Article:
Tiger sharks have been subjected to great commercial fishing pressures. Products from this species include its liver, which contains high concentrations of vitamin A-rich oil, its hide, which has 6 to 10 times the tensile strength of oxhide, and its fins, which are used to make soup. However, like most other species of sharks, the tiger shark is extremely susceptible to overfishing, primarily due to its humanlike life-history strategy. Like us, sharks mature late, live long lives, and produce relatively few young for a fish.
Perhaps, more than any other shark species, the feeding habits of the tiger shark have done more to perpetuate the myth that all sharks are swimming garbage collectors. The "Catholic diet" of the tiger shark led one researcher to speculate that this species has perhaps the least specialised diet of all sharks. Certainly, its feeding behaviour is nearly legendary. Items found in the stomachs of tiger sharks include all types of marine reptiles, various marine mammals, grass, carrion, dogs, marine and terrestrial birds, cows and horses (presumably from local slaughter houses), fish, conch, sharks, cephalopods, billfish, and an amazing variety of inedible junk including nails, wood, tools, tar paper, and even an unopened can of salmon.
When examining the stomach contents of tiger sharks around Bimini, we found an impressive variety of edible items including birds, stingrays, gastropod mollusks, lobsters, and fish, but no inedible trash. The actual occurrence of garbage in the stomach of any shark species is very rare. In our research experience, only two sharks examined had non-prey items in their stomachs, the strangest being a tiger shark that had an empty birth-control-pill container in its stomach. This shark was caught by a sportfisherman off the coast of New York, and it was not pregnant!
A Pregnant Giant
The moment I looked at the tiger shark underwater I suspected she was pregnant. Her belly was swollen to an enormous size. Either she’d eaten something like a whole manatee or she was approaching the full term of a pregnancy. Afraid she would snap the frayed line if I tried to pull her to the surface again, I donned my mask and snorkel and quietly slipped into the sea and swam down to her. I had brought a tail rope. Normally, I didn’t tail rope sharks until we pulled them to the surface because sometimes they thrashed and snapped their jaws to get free. It could get dangerous. I wanted to catch this shark so badly I was willing to take risks I normally wouldn’t. Like Bilbo stealing gold from the dragon Smaug in J.R.R. Tolkien’s The Hobbit, I sneaked up and discreetly tail roped her underwater,gently tightened the noose, and got out of the sea.
Up Out Of The Water
When we started pulling in the tail rope the shark exploded to life. She thrashed and churned the waves for a couple of minutes. Then she did something I’d never seen before. The sea was only 8 feet deep and later, when we measured her, we learned she was almost 13 feet long. Somehow she pushed off the bottom with her tail and, for a crazy moment, stood up out of the water. Her head was broad and blunt, her jaws enormous, and at the height of her effort, she seemed to stand taller than the crew in the Whaler.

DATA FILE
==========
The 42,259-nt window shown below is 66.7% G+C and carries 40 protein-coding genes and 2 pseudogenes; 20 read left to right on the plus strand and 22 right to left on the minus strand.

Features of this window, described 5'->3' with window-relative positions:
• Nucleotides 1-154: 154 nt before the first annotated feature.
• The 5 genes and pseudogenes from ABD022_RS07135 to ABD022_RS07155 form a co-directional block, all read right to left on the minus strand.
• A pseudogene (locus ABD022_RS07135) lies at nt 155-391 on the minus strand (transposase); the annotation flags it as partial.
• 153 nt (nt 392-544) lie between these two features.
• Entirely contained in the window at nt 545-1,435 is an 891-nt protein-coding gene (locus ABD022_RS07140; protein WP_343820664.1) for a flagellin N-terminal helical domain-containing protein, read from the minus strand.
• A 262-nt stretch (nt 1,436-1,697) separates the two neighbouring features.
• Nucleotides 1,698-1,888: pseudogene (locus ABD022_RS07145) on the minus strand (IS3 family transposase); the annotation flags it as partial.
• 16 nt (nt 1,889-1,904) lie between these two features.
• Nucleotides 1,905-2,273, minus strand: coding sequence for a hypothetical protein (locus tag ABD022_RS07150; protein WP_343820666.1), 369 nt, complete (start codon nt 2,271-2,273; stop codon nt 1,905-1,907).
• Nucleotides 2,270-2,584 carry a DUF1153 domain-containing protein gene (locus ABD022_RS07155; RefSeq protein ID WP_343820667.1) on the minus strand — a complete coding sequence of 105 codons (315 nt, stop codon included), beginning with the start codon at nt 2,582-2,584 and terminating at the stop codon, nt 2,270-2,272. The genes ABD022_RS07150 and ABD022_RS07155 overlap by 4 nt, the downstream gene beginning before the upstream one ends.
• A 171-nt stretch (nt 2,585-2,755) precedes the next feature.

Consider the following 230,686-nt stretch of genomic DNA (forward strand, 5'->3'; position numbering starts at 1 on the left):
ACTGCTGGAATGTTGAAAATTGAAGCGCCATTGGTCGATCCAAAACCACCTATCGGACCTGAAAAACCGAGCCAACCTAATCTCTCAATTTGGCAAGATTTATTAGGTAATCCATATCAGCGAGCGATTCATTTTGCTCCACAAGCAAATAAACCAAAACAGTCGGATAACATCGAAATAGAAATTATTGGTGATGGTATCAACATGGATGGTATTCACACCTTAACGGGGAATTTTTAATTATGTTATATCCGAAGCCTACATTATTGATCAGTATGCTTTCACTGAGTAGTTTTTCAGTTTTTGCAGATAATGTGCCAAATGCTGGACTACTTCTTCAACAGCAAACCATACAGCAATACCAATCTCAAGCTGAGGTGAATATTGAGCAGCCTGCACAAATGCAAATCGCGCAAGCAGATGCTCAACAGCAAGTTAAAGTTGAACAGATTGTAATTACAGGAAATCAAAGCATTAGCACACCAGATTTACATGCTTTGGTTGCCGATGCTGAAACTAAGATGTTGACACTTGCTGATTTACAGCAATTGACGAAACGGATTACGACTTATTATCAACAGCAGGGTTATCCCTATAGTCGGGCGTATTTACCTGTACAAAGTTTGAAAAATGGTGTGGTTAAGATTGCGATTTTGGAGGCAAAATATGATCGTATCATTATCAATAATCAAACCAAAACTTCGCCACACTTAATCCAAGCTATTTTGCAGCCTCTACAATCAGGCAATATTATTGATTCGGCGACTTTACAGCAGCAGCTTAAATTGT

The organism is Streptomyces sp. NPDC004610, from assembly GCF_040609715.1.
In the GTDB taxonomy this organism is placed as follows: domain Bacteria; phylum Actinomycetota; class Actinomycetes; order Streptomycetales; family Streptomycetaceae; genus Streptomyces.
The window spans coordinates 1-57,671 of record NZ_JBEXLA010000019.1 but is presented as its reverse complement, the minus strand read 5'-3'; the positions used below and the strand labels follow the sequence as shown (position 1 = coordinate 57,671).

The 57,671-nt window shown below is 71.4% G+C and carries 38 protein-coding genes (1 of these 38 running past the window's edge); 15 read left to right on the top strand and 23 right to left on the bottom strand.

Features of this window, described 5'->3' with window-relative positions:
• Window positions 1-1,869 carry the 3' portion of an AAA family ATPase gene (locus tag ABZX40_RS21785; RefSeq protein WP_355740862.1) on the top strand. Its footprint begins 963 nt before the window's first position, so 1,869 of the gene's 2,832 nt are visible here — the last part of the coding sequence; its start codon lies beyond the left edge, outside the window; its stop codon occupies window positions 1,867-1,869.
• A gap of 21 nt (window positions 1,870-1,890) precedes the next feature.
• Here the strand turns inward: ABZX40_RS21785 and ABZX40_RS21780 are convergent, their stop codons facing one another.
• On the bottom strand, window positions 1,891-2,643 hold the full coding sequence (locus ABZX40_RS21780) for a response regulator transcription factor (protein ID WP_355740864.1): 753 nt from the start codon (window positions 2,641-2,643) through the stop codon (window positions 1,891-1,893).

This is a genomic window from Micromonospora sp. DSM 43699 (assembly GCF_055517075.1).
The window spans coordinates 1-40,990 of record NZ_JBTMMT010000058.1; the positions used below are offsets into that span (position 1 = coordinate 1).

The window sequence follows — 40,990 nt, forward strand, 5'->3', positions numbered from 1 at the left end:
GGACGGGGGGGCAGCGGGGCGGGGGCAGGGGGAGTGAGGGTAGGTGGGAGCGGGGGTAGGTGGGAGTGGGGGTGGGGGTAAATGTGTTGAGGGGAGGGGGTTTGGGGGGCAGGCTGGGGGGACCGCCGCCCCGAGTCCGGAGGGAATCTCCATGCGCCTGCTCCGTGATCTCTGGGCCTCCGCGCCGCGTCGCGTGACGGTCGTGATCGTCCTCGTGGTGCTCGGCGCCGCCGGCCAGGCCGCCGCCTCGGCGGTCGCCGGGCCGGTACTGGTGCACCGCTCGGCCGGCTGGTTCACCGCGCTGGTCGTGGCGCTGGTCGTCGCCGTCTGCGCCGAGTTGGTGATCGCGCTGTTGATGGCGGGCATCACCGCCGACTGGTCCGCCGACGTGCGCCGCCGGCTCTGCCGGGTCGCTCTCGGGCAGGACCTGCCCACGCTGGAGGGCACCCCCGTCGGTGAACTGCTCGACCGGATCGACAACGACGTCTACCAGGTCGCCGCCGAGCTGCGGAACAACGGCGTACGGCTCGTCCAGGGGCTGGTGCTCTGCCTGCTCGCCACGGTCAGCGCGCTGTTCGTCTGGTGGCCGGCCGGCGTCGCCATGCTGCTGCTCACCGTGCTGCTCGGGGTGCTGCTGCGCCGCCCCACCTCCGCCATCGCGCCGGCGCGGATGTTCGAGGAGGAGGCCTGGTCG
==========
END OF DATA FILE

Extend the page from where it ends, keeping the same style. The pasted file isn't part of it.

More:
She came towards us, all power, teeth, and attitude, like she might come across the boat. We moved back in fear. Then she crashed sideways into the sea with an enormous splash. The Earthwatch team pulled the tail rope tight and tied it to the stern cleat. Then we tied the line hooked to her mouth to the forward cleat. She slammed her tail into the side of the Whaler making the boat lurch and shudder. After a few moments she grew calmer and, finally, idle, alongside the boat. She measured 12.5 feet in length and 5.5 feet in girth. She was the largest shark I caught that summer.
Earlier, I had used the Walkie-Talkie to call Dr. Morrissey and told him I might have caught a pregnant tiger shark. He raced out to meet us in a separate boat and brought his underwater camera. We went back in to the sea and inspected the shark. Fetal membranes protruded from her vent. She was definitely pregnant and may have already released some pups—possibly due to the stress of capture. Tiger sharks are ovoviviparous and hatch from a thin egg case while still in the mother and then are born live.
When I first touched the pregnant tiger shark near her vent, she reacted violently and slammed her tail against the Whaler. After some gentle coaxing, she permitted me to help in the birthing process. The first baby measured 32 inches in length. It came out fully formed with striking blue eyes, unlike adults of the species. Eventually and sadly, the pup died despite efforts to swim it through the water. Two more pups were birthed and also soon died. The pups were apparently premature and the mother was aborting them as a result of the stress of capture. Estimating that there were as many as 60 more pups in her belly, we quickly decided to release her before she lost any more babies. We untied her tail and removed the hook from her mouth. She’d been in the water the entire time and did not need to be revived.
Underwater, I watched her go free. For an eerie moment she glanced at me with one of her flat, dark eyes, and I wondered what she thought. Then she swam off into the hazy blue distance, propelling and gliding her giant body through the sea, heading towards deeper water and the Gulf Stream beyond. She didn’t seem in a rush and didn’t seem particularly bothered; she just cruised away in a sort of nonchalant, business-like manner. Then again, how can one truly read a shark?
The author of this article, Howard Butcher, has also recently published his first novel, Jonah: A Novel of Men and the Sea